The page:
7) Flip the black vacuum switch from "auto" to "manual". This will cause the vacuum to flip on and be super loud. Let the vacuum run for a minute or so. This will give the vacuum a chance to get the screen tamped on tight before the light switches on. While the vacuum is running, I like to take some books and fill the inside of the screen (over the blanket) with heavy books. Put the books over the area where your art is located. This will help with the contact between the screen and glass, and help keep light from creeping around the edges of the film. 

 Books I will maybe read one day

Books I will maybe read one day

8) Once the vacuum is sucking the blanket down fully, you can flip the light switch to "auto". There is a button above the switches that is called "Push button to activate timer". Push this button immediately. This will set the light and vacuum to the time that you set above. You can now walk away from the table and leave it to do its thing. 

9) When the timer is done you will hear the vacuum flip off. The light will flip off as well, but you won't hear that unless you're moth - and maybe you are. The blanket will keep the screen protected and dark as you walk back to the exposure table, so no need to rush. Remove the books and unlatch the table. Leave the film on the exposure table and take your screen to wash out. 

 Windex and microfiber towel. Clean the table after using!

Windex and microfiber towel. Clean the table after using!

10) After washing out your screen and setting it to dry, check the table. If your screen had any wet emulsion on it some may have gotten left on the glass. It is your responsibility to clean that emulsion off of the glass. Use windex, microfiber, and your fingernails to remove the stuck emulsion. Don't use a blade or scratch the glass, and don't leave it for somebody else to clean off. 

Remove your films and put them away. Turn the power off. Close the table. Done. 

SCREEN-PRINTING WITH WATERCOLOR INKS

Screen-printing is an extremely versatile process, and lends it's self to experimentation and alternative processes. One of my favorites is printing with watercolor inks. This easy process lets you create artwork that mixes the control of the screen with the loose, painterly qualities of watercolor inks. 

The important thing here is that you need to use watercolors. They can be any type of watercolor, I've used watercolor crayons, tube watercolors, tray watercolors, and my personal favorite concentrated watercolors such as Dr. Ph. Martins. Watercolors will reconstitute when they get wet, paints such as acrylic or tempera do not reconstitute in the same way and can permanently dry in your screen.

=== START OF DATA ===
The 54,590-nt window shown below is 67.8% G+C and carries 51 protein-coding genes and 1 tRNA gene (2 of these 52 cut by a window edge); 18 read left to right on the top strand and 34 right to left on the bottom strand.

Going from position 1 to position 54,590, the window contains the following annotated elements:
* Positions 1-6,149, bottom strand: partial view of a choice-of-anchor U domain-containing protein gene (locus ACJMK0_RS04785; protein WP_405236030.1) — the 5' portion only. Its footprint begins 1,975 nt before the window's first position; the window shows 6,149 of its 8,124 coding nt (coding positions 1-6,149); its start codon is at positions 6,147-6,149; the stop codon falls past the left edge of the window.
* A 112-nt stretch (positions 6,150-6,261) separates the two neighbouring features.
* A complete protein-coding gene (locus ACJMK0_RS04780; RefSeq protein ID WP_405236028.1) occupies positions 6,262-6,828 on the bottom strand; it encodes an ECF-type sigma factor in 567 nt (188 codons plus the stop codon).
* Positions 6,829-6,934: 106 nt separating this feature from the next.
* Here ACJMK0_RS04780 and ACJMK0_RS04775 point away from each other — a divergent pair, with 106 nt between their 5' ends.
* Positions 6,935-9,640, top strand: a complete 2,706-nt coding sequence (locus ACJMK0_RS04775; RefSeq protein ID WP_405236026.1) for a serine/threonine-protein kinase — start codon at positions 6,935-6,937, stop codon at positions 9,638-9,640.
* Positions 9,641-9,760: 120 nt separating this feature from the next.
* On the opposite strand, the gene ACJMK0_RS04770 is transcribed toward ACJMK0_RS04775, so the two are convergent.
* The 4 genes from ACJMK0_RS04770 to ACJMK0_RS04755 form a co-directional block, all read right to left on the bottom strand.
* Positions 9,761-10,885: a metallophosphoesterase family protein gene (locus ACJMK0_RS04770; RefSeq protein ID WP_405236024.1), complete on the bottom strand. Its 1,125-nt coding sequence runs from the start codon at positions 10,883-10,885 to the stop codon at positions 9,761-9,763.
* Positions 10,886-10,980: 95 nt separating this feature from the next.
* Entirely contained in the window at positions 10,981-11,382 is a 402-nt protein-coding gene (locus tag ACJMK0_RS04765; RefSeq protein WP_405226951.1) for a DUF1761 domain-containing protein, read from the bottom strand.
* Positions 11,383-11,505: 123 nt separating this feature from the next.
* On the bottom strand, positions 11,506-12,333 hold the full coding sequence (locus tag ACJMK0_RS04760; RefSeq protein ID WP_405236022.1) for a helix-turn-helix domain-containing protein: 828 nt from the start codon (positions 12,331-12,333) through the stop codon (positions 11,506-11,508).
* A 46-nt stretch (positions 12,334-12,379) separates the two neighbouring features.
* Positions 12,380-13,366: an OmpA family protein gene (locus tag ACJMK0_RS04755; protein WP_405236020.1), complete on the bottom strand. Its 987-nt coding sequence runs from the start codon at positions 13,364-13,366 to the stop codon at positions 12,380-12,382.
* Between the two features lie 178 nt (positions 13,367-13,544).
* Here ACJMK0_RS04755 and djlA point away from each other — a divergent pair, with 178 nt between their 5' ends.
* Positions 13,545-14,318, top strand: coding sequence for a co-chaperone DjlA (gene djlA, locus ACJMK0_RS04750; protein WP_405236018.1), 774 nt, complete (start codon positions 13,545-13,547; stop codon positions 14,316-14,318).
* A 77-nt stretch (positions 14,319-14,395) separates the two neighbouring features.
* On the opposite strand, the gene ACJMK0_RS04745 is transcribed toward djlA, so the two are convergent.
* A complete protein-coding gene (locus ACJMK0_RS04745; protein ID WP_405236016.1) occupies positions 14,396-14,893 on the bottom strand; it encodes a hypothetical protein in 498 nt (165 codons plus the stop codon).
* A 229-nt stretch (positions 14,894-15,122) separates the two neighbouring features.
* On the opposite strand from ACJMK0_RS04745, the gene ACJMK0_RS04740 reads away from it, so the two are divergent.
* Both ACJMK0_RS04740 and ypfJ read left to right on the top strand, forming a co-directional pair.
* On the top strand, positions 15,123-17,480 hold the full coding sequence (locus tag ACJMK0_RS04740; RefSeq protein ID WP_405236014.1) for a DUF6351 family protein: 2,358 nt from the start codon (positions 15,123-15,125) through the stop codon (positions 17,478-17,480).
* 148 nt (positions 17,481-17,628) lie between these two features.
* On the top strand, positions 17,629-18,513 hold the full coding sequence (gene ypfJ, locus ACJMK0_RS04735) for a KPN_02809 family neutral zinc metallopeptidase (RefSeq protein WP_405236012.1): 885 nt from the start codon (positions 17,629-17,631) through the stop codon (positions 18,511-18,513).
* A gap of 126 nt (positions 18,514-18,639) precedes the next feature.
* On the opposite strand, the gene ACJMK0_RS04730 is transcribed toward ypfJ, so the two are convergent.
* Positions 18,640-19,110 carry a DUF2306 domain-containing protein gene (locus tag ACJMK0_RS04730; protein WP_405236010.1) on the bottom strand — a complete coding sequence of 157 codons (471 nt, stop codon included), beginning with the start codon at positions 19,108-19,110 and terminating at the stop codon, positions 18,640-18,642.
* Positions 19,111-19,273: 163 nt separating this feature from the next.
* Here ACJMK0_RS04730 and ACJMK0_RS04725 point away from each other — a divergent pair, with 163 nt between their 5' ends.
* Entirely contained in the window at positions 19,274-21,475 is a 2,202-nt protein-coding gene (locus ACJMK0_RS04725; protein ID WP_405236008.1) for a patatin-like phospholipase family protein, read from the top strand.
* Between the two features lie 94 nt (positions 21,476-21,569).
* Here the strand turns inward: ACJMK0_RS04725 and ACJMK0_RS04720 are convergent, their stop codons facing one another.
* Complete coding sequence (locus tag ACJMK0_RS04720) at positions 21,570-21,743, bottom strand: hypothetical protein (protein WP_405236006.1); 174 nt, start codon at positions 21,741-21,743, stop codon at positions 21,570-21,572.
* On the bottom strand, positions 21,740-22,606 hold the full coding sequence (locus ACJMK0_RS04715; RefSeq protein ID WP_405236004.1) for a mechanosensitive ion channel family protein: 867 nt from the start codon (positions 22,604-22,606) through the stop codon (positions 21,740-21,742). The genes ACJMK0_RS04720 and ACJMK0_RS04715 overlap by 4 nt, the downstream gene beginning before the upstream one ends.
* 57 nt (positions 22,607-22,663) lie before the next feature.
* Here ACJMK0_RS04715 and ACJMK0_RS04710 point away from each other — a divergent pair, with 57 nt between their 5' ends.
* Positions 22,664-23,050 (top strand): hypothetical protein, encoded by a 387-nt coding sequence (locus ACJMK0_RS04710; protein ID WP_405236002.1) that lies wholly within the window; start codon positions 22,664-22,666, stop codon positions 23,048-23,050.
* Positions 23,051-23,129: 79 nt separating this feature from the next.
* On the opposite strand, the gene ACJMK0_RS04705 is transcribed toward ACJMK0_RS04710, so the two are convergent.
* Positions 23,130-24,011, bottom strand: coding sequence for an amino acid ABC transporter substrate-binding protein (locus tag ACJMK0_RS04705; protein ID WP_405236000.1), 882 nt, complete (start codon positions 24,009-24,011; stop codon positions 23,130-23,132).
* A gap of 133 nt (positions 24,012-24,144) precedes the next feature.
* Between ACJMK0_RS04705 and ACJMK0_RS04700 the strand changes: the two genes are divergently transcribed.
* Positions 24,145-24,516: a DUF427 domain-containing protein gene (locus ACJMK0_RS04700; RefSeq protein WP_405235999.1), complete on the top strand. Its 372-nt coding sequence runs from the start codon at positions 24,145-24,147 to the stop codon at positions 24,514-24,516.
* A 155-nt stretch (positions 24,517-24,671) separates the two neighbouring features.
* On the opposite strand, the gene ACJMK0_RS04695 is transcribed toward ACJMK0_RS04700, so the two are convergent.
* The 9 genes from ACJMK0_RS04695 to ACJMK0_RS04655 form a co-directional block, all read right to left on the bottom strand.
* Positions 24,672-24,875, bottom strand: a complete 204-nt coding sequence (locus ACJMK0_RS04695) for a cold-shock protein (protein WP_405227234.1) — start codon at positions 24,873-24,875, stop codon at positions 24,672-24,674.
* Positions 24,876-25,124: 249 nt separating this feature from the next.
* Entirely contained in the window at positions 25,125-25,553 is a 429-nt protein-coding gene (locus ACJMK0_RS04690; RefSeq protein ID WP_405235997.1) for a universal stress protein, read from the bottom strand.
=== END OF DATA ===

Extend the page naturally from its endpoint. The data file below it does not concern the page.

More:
Water-color paints and my super-sloppy pallet

Water-color paints and my super-sloppy pallet

You can use either an open screen with no stencil or a screen with a a traditional stencil. For this print I am using a screen with a stencil, in this case it is some artwork made by my friend Alison Tharp

I'm using concentrated watercolors because I want this print to have vibrant colors, the process is the same for all types of watercolor paints. Using a wet brush, paint the watercolors on the inside (non-squeegee side) of the screen. You can be as precise or loose as you would like, here I'm being very loose. If I was using an open screen then the entire watercolor painting would print. Here, the stencil will control where the ink will print. Once you are done painting the the screen, let it dry completely. 

 Painting on the inside of the screen

Painting on the inside of the screen

I use transparent screen-printing base is to reconstitute the watercolors, and to push them through the screen and onto the page. Print the transparent base as you would normally print with ink. Run a nice line of base at the end of the screen, and with the screen propped up off of your paper flood the screen. Drop the screen down and print the clear base, using a lot of pressure. It takes some pressure to push the dry paint out of the stencil. 

 Clear base on the screen, ready to flood

Clear base on the screen, ready to flood

 Printing the clear base

Printing the clear base

I can usually get about 4 good prints from each watercolored screen. As the watercolors are printed out  the final image will print lighter and lighter. Once you are done printing, be sure and wash the screen out thoroughly, if the clear base dries in the screen it will wreck it. 

I really enjoy this process as it can bring a softer, more painterly touch to the rigidity of screen-printing. The results can be unpredictable, that's what makes it so exciting. 

 Final prints, I love the unpredictability and variation

Final prints, I love the unpredictability and variation